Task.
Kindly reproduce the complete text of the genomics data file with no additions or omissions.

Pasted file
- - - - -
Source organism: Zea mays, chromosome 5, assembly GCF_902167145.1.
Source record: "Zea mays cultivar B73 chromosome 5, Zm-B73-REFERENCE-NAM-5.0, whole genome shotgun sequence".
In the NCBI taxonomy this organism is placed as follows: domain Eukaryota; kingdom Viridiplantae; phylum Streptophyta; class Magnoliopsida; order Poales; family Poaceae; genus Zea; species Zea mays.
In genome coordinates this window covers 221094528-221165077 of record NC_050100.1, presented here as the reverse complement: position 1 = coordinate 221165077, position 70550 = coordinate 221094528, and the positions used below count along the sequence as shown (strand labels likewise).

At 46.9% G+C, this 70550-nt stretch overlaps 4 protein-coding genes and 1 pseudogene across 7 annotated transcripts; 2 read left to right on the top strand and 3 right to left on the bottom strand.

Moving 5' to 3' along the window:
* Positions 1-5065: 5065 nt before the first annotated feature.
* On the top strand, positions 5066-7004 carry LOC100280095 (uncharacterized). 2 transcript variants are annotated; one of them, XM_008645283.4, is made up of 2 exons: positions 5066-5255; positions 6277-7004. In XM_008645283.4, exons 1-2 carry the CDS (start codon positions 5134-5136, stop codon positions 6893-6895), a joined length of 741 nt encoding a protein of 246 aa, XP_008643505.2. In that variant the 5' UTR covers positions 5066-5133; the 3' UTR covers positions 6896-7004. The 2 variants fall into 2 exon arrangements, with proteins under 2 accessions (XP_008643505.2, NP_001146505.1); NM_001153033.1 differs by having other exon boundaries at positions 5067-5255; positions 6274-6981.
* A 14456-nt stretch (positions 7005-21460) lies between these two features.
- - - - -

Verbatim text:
Source organism: Zea mays, chromosome 5, assembly GCF_902167145.1.
Source record: "Zea mays cultivar B73 chromosome 5, Zm-B73-REFERENCE-NAM-5.0, whole genome shotgun sequence".
In the NCBI taxonomy this organism is placed as follows: domain Eukaryota; kingdom Viridiplantae; phylum Streptophyta; class Magnoliopsida; order Poales; family Poaceae; genus Zea; species Zea mays.
In genome coordinates this window covers 221094528-221165077 of record NC_050100.1, presented here as the reverse complement: position 1 = coordinate 221165077, position 70550 = coordinate 221094528, and the positions used below count along the sequence as shown (strand labels likewise).

At 46.9% G+C, this 70550-nt stretch overlaps 4 protein-coding genes and 1 pseudogene across 7 annotated transcripts; 2 read left to right on the top strand and 3 right to left on the bottom strand.

Moving 5' to 3' along the window:
* Positions 1-5065: 5065 nt before the first annotated feature.
* On the top strand, positions 5066-7004 carry LOC100280095 (uncharacterized). 2 transcript variants are annotated; one of them, XM_008645283.4, is made up of 2 exons: positions 5066-5255; positions 6277-7004. In XM_008645283.4, exons 1-2 carry the CDS (start codon positions 5134-5136, stop codon positions 6893-6895), a joined length of 741 nt encoding a protein of 246 aa, XP_008643505.2. In that variant the 5' UTR covers positions 5066-5133; the 3' UTR covers positions 6896-7004. The 2 variants fall into 2 exon arrangements, with proteins under 2 accessions (XP_008643505.2, NP_001146505.1); NM_001153033.1 differs by having other exon boundaries at positions 5067-5255; positions 6274-6981.
* A 14456-nt stretch (positions 7005-21460) lies between these two features.